Social Distancing Is Here to Stay, So The Time Has Come for Telemedicine
Just ask any doctor: there is always a risk of contagion when visiting a medical center. Telemedicine is how you dramatically cut down that risk.
Numberless academic studies have proven that telemedicine has multiple advantages over face-to-face consultations. It allows for faster diagnosis and treatment; facilitates patient follow-up; prevents transfers; can improve the services provided; and favors teamwork between the different professionals involved, fostering inter-consultations and motivating easier access to second opinions.
There's more. It also helps to shorten waiting times, assists in making appointments, and facilitates patient-doctor communication in general; it can reduce inequalities in accessibility; and it is more cost-effective than building medical units or moving teams of specialists to remote areas that require support.
The danger of COVID-19 infection in health centers – which is similar to that faced in many everyday situations – should not be underestimated. Yet it is clear that telemedicine has many advantages, so the question is obvious: why don't we use telemedicine more often?
The answer is anything but simple since every country in Latin America and the Caribbean (LAC) has different barriers when it comes to effectively implementing this technology.
First, there is a need to review each government’s adaptive capacity. Obsolete regulatory frameworks that fail to adapt to the new digital reality often prevent the use of private telemedicine initiatives that can prove extremely beneficial, especially for isolated communities or those with limited access to hospitals and medicines.
A first step to reducing the health gap through technology should be to review and develop regulatory frameworks for the online provision of medical services and sale of pharmaceutical products.
Second, there are several relevant material barriers, such as a lack of investment in suitable equipment and difficulties to access communication networks, which bogs down the development of telemedicine and other advances in medical technology. According to the latest Broadband Development Index (iDBA), LAC lags significantly there behind compared to the most advanced OECD countries due to worse broadband adoption, affordability, and coverage rates, which must be improved.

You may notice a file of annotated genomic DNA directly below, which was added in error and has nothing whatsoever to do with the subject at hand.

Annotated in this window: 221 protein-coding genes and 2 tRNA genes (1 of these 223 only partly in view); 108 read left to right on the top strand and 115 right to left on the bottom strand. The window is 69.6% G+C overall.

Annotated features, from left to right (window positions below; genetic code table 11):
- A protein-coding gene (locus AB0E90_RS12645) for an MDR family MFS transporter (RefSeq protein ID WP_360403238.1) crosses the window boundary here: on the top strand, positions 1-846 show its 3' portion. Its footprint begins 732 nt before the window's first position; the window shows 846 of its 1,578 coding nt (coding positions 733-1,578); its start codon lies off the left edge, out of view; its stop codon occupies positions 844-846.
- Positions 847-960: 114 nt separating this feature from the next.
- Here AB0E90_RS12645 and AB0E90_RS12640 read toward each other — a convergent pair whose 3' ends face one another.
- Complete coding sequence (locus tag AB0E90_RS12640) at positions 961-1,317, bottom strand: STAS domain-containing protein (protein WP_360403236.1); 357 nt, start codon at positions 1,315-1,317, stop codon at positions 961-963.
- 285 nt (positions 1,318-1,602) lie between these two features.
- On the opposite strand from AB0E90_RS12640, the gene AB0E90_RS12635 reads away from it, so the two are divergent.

Third, there is a pressing urge to train medical personnel in new technological advances. Remote diagnostics and treatments, or even remote surgeries – such as those performed by Dr. Antonio de Lacy at the World Mobile Congress in 2019 – are a new reality that, despite optimizing medical professionals’ time availability, require different training and preparation methods than those used so far. Health professionals’ training must therefore be improved.
Fund distribution is key: as the pandemic continues to shake global markets, private equity funds have doubled their investments in healthcare companies in emerging markets. According to EMPEA, an association that brings together private investors in emerging markets, total capital invested in the health sector saw a 52% year-on-year growth, reaching a record US$9.9 billion in the first half of 2020. These resources must be used smartly.
The resources destined for telemedicine must coexist with sustained investment in physical infrastructure and equipment, as well as research. These factors remain vital for improving health services management and are key in the context of a pandemic.
A good example is the case of the Albert Einstein Hospital in Sao Paulo, a key player during the pandemic due to its ability to adapt to a highly complex scenario – such as the one confronted by the Brazilian state early on. Its response plan, financed by IDB Invest, allowed it to add 528 beds to the public health system, reaching a total capacity of 951 beds for COVID-19 patients, 108 beds for the Intensive Care Unit (ICU), and 49 hospitalization beds for its private branch.
COVID-19 has boosted the digital industry, and technology is here to stay. The pandemic is a driver for many great innovations, particularly in areas such as remote healthcare or home hospitals, or the sense of urgency in thinking about how to care for the elderly. These innovations are not going to disappear, since pandemics are no longer rare occurrences. The H1N1 pandemic took place in 2009, and 2020 saw COVID-19; it is highly probable that there will be other such pandemics in the coming years. We must learn from the past and prepare for the future.
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